Contents 1 Plot 2 Cast 3 Production 3.1 Factual basis 3.2 Casting 3.3 Filming locations 3.4 Marketing 4 Reception 4.1 Critical response 4.2 Box office 4.3 Mexican Mafia reaction 5 Soundtrack 6 References 7 External links

Plot[edit] The film depicts 30 years of Chicano gang life in Los Angeles. It focuses on Montoya Santana, a teen who, with his friends, J.D. (William Forsythe) and Mundo (Pepe Serna), form their own gang. They soon find themselves comitting crimes and are arrested. In juvenile hall, Santana murders a fellow inmate (Eric Close) who had raped him and as a result, has his sentence extended into Folsom State Prison after he turns 18. Once there, Santana (now played by Edward James Olmos) becomes the leader of a powerful gang, La Eme. Upon his release he tries to relate his life experiences to the society that has changed so much since he left. La Eme has become a feared criminal organization beyond Folsom, selling drugs and committing murder. Santana starts to see the error of his ways but before he can take action, is sent back to prison for drug possession. There, he tells his former lieutenant J.D. that he is no longer interested in leading La Eme. However, following a precedent set by Santana himself earlier in the film, his men murder him to show the other prison gangs that, despite having no leader, they are not weak.

Cast[edit] Edward James Olmos as Montoya Santana William Forsythe as J.D. Pepe Serna as Mundo Daniel A. Haro as Huero Sal Lopez as Pedro Santana Vira Montes as Esperanza Santana Danny De La Paz as Puppet Daniel Villarreal as Little Puppet Evelina Fernández as Julie Roberto Martín Márquez as Acha Dyana Ortelli as Yolanda Jacob Vargas as Paulito Eric Close as Juvie Hall Attacker Rigoberto Jimenez as Big Happy Cary-Hiroyuki Tagawa as El Japo Robby Robinson as Drug Thief Ron Thompson as Junkie Rafael H. Robledo as El Chucko Panchito Gomez as young Montoya Santana Steve Wilcox as young J.D.

Production[edit] Factual basis[edit] The film opens depicting events from the Zoot Suit Riots, where thousands of white American sailors and servicemen based in California attacked Latinos and others who took part in so-called "pachuco" culture, mostly targeting those who wore "zoot suits" (seen as symbols of Latino pride and considered by the rioters to be unpatriotic and extravagant in a time of war). This grew into heightened tension between European-Americans and Mexican-Americans in Southern California, setting the stage for the later gang conflicts depicted in the film. The character of Montoya Santana is modeled after Rodolfo Cadena, who was a high-ranking and founding member of the prison gang La Eme, known popularly as the Mexican Mafia. In real life, Cadena unsuccessfully attempted to steer La Eme into left-wing activism before being stabbed to death by members of the rival Nuestra Familia. In the film, Santana is stabbed and killed by his own gang. The character of J.D. was based on Joe "Pegleg" Morgan, a Croatian-American gang member and prisoner who preferred the company of Chicanos and along with Cadena helped found La Eme, becoming a high-ranking, respected, and feared member of the Latino gang even though he was of Croatian descent. Morgan died from liver cancer in 1993, while he was incarcerated at California State Prison, Corcoran. Casting[edit] Olmos, in neo-realist fashion, used actual prisoners as extras and bit players when he filmed at Folsom Prison. Filming locations[edit] Filming locations include Folsom State Prison, Folsom, California; and East Los Angeles, California. Marketing[edit] The producers of the film used the following tagline to market the film: In prison, they are the law. On the streets, they are the power.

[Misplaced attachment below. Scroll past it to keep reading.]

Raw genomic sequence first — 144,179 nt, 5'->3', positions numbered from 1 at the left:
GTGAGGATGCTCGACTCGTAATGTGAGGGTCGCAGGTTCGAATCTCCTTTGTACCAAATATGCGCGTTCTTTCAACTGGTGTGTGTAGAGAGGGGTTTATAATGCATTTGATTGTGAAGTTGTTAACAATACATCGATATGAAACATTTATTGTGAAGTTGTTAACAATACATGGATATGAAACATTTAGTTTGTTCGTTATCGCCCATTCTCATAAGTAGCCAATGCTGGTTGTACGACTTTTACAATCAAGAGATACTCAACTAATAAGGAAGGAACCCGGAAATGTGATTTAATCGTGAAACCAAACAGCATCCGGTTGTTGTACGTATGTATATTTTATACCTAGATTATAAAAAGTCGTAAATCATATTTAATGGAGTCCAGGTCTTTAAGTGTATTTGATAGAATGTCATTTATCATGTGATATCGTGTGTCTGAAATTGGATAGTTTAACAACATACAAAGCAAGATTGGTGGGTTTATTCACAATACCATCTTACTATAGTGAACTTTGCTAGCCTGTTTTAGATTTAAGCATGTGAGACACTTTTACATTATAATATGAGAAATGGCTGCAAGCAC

Reception[edit] Critical response[edit] Roger Ebert of the Chicago Sun-Times liked the reality that came through in the film and that it rang true: "What I felt watching American Me, however, is that it is based on a true situation - on the reality that street gangs and prison, mixed with the drug sales that finance the process, work together to create a professional criminal class."[2] Janet Maslin writes in The New York Times, "But Mr. Olmos's dark, slow and solemn, so much so that it diverts energy from the film's fundamental frankness. Violent as it is, American Me is seldom dramatic enough to bring its material to life."[3] Marjorie Baumgarten, a film critic for The Austin Chronicle, wrote, "American Me is crafted with heart and conviction and intelligence. It demands no less of its audience. It insists that there are no quick fixes, but that solutions are of the utmost urgency."[4] The film was screened in the Un Certain Regard section at the 1992 Cannes Film Festival.[5] The review aggregator Rotten Tomatoes currently lists American Me with a 75% positive approval rating, with 6 out of 8 reviews by professional movie critics listed as positive.[6] Box office[edit] The film opened in wide release in the United States on March 13, 1992 (830 screens). The opening weekend's gross was $3,378,100 and the total receipts for the first three weeks were $9,108,435. The film was in wide release for three weeks (seventeen days). In its widest release the film was featured in 830 theaters across the country. The final box office gross amounted to $13,086,430.[7] Mexican Mafia reaction[edit] The Mexican Mafia was enraged by the film. The lead character, Santana Montoya, is portrayed as having been raped as a juvenile, and ultimately stabbed to death by his own followers at the end of his criminal career, which never happened to any Mexican Mafia member with similar characteristics to Santana. Whether as retaliation over the offensive depiction, or as a routine criminal racket, Mexican Mafia member Joe "Pegleg" Morgan allegedly attempted to extort money from Olmos. Court documents show that Olmos was a victim in one extortion count contained in a 33-count federal indictment. According to reportage by CBS News weekly 60 Minutes, three consultants on this film were later murdered because of the depiction of a homosexual rape scene which offended the Mexican Mafia's internal code of "ethics."[8] The first killing occurred 12 days after the movie's premiere when one of the film's consultants Charles "Charlie Brown" Manriquez, who was a member of La Eme, was slain in Ramona Gardens, L.A.'s oldest public housing project.[9] Another well-known person from East Los Angeles and paid consultant to the film, 49-year-old grandmother Ana Lizarraga commonly known as "The Gang Lady", was murdered when she was gunned down in her driveway unloading groceries.[9] A federal indictment accused La Eme of ordering the 1992 murder of Ana Lizarraga.[10]